Nerium oleander infected with deadly strain of bacterium Xylella fastidiosa. From Phoenix, Maricopa Co., Arizona, USA. (Wikipedia)

There is grave concern in Europe’s olive oil sector over the first appearance there of a plant disease said to have already infected tens of thousands of olive trees — many of them a century-old — in Italy’s Puglia region.

Scientists have recommended uprooting and destroying the diseased trees amid the “extremely rapid spread” of the bacterium Xylella fastidiosa (Xf), according to Italian Member of the European Parliament Raffaele Baldassarre.

Baldassarre, of the European People’s Party, has asked the European Commission for urgent aid to address what he described as a “particularly dangerous agent that has never been identified in Europe but which, in America and Asia, has caused disease in various species of plants, including vines and citrus trees, resulting in substantial losses to the agricultural sector and the economy.”

Fear of spread to other areas, crops

In a yet to be answered written question to the Commission, Baldassarre said that in recent months the “very serious, extensive and deadly plant disease” had been spreading among olive trees in Puglia and in particular in the province of Lecce.

“The epidemic, which causes the trees to dry out, has spread across an area of ​​around 8,000 hectares, affecting tens of thousands of olive trees. Following investigations and tests carried out by all the offices and institutions responsible, incontrovertible evidence has emerged that the infection comes from a bacterium called ‘Xylella fastidiosa’,” he said.

“The vastness of the area and the number of affected trees, not to mention the extremely rapid spread of the bacterium, is causing grave concern not only for the damage already done, but for that which might be caused by further contagion, which could affect the rest of the olive, and other, crops in Puglia, Italy and Europe.”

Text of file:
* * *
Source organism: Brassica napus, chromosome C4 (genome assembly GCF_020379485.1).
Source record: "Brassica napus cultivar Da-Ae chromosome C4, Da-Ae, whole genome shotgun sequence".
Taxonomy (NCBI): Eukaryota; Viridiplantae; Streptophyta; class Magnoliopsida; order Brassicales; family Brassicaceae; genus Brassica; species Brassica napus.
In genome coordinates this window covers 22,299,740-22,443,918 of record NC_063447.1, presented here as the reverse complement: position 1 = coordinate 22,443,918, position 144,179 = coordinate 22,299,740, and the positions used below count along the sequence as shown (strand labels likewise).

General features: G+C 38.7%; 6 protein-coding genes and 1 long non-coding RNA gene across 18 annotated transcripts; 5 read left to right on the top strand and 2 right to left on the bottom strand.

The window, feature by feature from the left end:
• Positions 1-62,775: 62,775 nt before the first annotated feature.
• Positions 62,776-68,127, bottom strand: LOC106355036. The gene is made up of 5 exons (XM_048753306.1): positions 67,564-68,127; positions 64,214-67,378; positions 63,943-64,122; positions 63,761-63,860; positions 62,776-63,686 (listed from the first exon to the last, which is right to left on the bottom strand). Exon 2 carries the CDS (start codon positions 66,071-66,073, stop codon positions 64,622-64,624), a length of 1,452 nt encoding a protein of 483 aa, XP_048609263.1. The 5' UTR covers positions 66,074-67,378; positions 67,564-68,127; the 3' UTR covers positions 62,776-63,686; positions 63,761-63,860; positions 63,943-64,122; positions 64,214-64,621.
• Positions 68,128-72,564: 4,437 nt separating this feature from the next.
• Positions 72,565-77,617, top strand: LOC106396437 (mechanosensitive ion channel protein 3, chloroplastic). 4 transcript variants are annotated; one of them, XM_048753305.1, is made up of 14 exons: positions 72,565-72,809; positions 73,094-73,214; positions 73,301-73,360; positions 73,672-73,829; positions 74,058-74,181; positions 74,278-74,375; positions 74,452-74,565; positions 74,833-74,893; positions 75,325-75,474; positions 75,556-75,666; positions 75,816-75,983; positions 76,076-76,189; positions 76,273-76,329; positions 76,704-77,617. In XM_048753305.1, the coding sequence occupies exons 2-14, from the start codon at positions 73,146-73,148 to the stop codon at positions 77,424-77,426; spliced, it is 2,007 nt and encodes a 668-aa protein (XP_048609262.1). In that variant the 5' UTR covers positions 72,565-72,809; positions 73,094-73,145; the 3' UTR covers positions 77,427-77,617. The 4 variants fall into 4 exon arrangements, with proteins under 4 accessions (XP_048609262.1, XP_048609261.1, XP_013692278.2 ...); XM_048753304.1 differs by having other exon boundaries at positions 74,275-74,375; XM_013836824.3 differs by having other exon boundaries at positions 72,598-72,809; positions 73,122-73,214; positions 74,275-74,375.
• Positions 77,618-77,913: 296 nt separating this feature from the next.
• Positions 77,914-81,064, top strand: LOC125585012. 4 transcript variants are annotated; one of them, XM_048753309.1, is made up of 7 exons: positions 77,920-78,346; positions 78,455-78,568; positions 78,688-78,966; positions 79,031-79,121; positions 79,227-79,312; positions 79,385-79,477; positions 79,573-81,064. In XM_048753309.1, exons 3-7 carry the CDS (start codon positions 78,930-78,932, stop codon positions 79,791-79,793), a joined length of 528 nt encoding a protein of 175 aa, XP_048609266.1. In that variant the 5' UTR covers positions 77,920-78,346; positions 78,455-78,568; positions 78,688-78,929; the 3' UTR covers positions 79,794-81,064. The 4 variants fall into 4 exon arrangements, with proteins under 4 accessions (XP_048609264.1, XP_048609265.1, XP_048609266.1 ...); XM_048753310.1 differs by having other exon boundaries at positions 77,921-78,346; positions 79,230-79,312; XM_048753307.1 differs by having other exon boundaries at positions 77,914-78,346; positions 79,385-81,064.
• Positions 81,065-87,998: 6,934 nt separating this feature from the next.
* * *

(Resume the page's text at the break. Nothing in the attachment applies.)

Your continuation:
Call for aid to cordon off affected area and uproot trees

“In the light of this dangerous, scientifically proven epidemic and of the only course of action recommended, namely the uprooting and destruction of the diseased trees, can the Commission say:

1. what measures it intends to take, as a matter of urgency, to ascertain and conduct checks on the epidemic in question and, consequently, what scientific and technical aid can be provided to support local institutions;

2. what financial measures can be taken with a view to setting up a sanitary cordon around the affected area and uprooting the infected trees, in order to prevent the spread of the bacterium;

3. what financial assistance can be given to producers affected by this extremely serious infection that is causing such great economic damage?

Extensive leaf scorch and dieback of olive trees seen in Puglia

According to the European and Mediterranean Plant Protection Organization (EPPO), it first became aware of the possible presence of Xf on olive trees (Olea europaea) in Southern Italy in mid-October, when a member of the public alerted it via its Facebook page.

In a report under the heading “First report of Xylella fastidiosa in Italy”, the EPPO, a intergovernmental organization responsible for plant protection in Europe, said that about the same time, Italy’s National Plant Protection Organization (NPPO) had sent information about the involvement of Xf in disease observed there, namely “extensive leaf scorch and dieback of olive trees, spreading rapidly in the area of Salento (Puglia region).”

While initial tests for Xf were positive, “the NPPO had stressed that the definitive identification of the bacterium still awaits its isolation in pure culture in order to perform pathogenicity tests,” the EPPO report said.

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